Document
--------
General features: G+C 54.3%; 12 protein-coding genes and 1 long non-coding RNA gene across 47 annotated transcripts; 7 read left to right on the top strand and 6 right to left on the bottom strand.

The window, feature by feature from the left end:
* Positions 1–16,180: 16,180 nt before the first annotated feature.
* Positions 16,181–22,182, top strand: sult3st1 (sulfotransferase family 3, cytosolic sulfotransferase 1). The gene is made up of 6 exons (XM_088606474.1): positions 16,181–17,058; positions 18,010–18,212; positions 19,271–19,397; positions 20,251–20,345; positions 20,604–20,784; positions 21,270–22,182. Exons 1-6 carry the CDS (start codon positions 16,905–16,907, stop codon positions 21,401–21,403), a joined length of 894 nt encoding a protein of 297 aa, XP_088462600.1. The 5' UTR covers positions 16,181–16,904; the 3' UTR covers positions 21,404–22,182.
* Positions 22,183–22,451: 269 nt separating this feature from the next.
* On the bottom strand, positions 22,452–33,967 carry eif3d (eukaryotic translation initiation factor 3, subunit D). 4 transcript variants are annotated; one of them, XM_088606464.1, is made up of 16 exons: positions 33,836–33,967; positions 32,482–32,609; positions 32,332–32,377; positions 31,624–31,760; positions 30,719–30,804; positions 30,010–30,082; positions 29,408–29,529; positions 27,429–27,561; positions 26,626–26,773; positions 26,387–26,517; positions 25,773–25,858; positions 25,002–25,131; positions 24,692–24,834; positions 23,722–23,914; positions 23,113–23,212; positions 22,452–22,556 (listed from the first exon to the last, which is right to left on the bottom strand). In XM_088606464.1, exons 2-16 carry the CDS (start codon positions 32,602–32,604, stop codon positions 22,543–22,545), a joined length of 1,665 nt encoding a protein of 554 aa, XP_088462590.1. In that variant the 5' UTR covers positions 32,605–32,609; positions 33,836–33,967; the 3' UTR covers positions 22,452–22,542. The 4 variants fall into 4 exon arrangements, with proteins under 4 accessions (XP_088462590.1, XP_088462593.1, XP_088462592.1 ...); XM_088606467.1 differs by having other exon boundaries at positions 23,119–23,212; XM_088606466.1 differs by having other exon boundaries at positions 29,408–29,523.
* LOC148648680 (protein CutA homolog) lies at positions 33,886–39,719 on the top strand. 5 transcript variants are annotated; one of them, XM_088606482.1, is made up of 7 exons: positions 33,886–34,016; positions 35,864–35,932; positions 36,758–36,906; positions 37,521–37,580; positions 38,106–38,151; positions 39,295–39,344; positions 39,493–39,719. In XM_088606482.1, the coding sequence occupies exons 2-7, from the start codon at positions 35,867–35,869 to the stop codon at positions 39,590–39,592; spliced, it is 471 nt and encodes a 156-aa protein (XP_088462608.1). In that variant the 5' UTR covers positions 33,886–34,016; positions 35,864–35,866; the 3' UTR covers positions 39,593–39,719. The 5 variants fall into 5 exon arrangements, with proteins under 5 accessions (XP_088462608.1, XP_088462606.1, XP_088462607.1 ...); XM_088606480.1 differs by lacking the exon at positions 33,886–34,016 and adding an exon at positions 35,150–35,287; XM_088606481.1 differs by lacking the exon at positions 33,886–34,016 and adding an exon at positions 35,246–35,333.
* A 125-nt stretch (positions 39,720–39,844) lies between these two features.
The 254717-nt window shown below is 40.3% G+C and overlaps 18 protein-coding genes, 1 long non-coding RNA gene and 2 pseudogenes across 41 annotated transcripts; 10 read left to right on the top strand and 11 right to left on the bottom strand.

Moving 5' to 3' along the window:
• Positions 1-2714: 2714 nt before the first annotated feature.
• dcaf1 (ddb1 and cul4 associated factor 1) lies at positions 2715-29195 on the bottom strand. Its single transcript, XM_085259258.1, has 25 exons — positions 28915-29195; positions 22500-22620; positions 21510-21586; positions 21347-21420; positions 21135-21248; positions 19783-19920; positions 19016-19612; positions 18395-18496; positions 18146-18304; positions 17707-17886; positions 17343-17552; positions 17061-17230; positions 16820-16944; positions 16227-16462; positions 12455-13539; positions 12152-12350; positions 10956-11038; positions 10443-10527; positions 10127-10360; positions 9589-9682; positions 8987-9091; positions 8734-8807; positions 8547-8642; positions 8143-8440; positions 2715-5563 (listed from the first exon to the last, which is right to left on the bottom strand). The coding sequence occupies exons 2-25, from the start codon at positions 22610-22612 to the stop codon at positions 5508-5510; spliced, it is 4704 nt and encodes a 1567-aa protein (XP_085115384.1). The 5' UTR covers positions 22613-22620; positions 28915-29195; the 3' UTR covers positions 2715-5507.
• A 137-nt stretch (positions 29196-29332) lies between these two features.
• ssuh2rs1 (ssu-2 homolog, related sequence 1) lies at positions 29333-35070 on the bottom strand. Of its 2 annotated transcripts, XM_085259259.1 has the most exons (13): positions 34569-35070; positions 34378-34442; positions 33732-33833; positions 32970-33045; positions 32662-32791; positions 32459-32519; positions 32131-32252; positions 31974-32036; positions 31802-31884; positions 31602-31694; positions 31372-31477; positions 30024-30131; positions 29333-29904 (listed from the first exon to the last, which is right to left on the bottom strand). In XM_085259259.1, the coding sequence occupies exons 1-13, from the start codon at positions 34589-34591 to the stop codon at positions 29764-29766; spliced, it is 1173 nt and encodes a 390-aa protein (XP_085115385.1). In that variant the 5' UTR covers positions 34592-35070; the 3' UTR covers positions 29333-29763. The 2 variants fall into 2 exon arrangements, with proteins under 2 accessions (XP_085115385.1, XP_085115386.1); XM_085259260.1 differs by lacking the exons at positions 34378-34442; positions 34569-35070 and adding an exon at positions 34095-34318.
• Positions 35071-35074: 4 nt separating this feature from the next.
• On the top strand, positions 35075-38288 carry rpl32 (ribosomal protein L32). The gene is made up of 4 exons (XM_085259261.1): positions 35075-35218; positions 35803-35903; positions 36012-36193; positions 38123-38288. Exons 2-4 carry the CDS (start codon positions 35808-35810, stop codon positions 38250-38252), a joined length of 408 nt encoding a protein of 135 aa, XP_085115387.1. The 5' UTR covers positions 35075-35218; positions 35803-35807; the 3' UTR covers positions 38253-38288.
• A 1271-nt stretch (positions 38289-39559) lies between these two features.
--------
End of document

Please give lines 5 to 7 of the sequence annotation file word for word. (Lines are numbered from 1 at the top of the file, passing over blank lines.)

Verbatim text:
* Positions 22,183–22,451: 269 nt separating this feature from the next.
* On the bottom strand, positions 22,452–33,967 carry eif3d (eukaryotic translation initiation factor 3, subunit D). 4 transcript variants are annotated; one of them, XM_088606464.1, is made up of 16 exons: positions 33,836–33,967; positions 32,482–32,609; positions 32,332–32,377; positions 31,624–31,760; positions 30,719–30,804; positions 30,010–30,082; positions 29,408–29,529; positions 27,429–27,561; positions 26,626–26,773; positions 26,387–26,517; positions 25,773–25,858; positions 25,002–25,131; positions 24,692–24,834; positions 23,722–23,914; positions 23,113–23,212; positions 22,452–22,556 (listed from the first exon to the last, which is right to left on the bottom strand). In XM_088606464.1, exons 2-16 carry the CDS (start codon positions 32,602–32,604, stop codon positions 22,543–22,545), a joined length of 1,665 nt encoding a protein of 554 aa, XP_088462590.1. In that variant the 5' UTR covers positions 32,605–32,609; positions 33,836–33,967; the 3' UTR covers positions 22,452–22,542. The 4 variants fall into 4 exon arrangements, with proteins under 4 accessions (XP_088462590.1, XP_088462593.1, XP_088462592.1 ...); XM_088606467.1 differs by having other exon boundaries at positions 23,119–23,212; XM_088606466.1 differs by having other exon boundaries at positions 29,408–29,523.
* LOC148648680 (protein CutA homolog) lies at positions 33,886–39,719 on the top strand. 5 transcript variants are annotated; one of them, XM_088606482.1, is made up of 7 exons: positions 33,886–34,016; positions 35,864–35,932; positions 36,758–36,906; positions 37,521–37,580; positions 38,106–38,151; positions 39,295–39,344; positions 39,493–39,719. In XM_088606482.1, the coding sequence occupies exons 2-7, from the start codon at positions 35,867–35,869 to the stop codon at positions 39,590–39,592; spliced, it is 471 nt and encodes a 156-aa protein (XP_088462608.1). In that variant the 5' UTR covers positions 33,886–34,016; positions 35,864–35,866; the 3' UTR covers positions 39,593–39,719. The 5 variants fall into 5 exon arrangements, with proteins under 5 accessions (XP_088462608.1, XP_088462606.1, XP_088462607.1 ...); XM_088606480.1 differs by lacking the exon at positions 33,886–34,016 and adding an exon at positions 35,150–35,287; XM_088606481.1 differs by lacking the exon at positions 33,886–34,016 and adding an exon at positions 35,246–35,333.